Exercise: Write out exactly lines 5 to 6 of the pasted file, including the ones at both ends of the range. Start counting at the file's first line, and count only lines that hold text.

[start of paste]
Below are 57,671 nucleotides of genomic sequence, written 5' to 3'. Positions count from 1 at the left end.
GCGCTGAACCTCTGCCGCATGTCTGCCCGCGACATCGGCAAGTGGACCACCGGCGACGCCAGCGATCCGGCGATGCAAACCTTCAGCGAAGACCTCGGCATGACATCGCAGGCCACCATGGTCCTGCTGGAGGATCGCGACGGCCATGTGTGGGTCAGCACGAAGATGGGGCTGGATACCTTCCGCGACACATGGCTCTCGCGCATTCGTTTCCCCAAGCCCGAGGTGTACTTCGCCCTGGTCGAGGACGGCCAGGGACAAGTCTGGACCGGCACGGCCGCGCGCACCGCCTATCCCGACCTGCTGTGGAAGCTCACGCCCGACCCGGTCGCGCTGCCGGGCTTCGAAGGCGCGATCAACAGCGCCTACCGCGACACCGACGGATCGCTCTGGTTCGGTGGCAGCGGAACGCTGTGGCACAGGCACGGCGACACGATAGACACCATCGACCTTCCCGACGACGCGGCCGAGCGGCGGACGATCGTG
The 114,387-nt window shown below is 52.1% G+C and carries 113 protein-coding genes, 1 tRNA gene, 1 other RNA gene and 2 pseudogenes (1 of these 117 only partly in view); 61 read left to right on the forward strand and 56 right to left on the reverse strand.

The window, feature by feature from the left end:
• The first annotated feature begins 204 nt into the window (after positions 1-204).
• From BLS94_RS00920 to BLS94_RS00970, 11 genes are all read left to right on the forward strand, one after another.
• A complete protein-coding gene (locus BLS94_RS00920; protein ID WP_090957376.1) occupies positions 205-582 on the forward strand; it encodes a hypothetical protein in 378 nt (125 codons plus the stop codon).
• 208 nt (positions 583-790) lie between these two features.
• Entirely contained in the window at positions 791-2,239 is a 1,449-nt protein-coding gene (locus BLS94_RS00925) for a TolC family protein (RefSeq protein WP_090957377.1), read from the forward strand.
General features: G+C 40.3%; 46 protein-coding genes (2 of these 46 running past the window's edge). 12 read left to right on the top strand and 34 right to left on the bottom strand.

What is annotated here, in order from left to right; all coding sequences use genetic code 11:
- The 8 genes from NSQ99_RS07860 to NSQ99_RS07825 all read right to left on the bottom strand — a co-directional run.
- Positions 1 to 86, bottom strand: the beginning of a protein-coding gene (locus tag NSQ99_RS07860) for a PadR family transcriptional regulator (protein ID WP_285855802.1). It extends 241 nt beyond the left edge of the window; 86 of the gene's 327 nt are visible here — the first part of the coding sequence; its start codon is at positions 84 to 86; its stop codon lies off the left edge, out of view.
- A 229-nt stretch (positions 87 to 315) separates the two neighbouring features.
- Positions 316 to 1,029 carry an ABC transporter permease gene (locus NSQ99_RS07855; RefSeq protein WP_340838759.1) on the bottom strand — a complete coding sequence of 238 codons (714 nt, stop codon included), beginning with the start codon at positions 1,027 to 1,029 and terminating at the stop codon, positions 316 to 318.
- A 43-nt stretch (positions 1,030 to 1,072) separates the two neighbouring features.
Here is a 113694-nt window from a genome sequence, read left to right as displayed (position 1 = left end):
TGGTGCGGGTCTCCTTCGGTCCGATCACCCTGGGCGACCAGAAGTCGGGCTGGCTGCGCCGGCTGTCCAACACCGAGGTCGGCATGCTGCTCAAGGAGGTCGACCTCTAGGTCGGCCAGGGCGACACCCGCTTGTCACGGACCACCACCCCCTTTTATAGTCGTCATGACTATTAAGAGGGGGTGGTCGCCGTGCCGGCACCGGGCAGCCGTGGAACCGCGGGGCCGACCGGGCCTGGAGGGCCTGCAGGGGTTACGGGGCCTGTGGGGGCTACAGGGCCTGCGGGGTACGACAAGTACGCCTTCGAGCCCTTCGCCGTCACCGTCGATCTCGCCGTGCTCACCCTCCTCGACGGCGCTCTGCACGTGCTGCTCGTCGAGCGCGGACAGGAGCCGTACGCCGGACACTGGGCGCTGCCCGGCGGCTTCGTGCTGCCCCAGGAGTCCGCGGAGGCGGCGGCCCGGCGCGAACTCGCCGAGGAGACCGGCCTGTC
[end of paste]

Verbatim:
• The first annotated feature begins 204 nt into the window (after positions 1-204).
• From BLS94_RS00920 to BLS94_RS00970, 11 genes are all read left to right on the forward strand, one after another.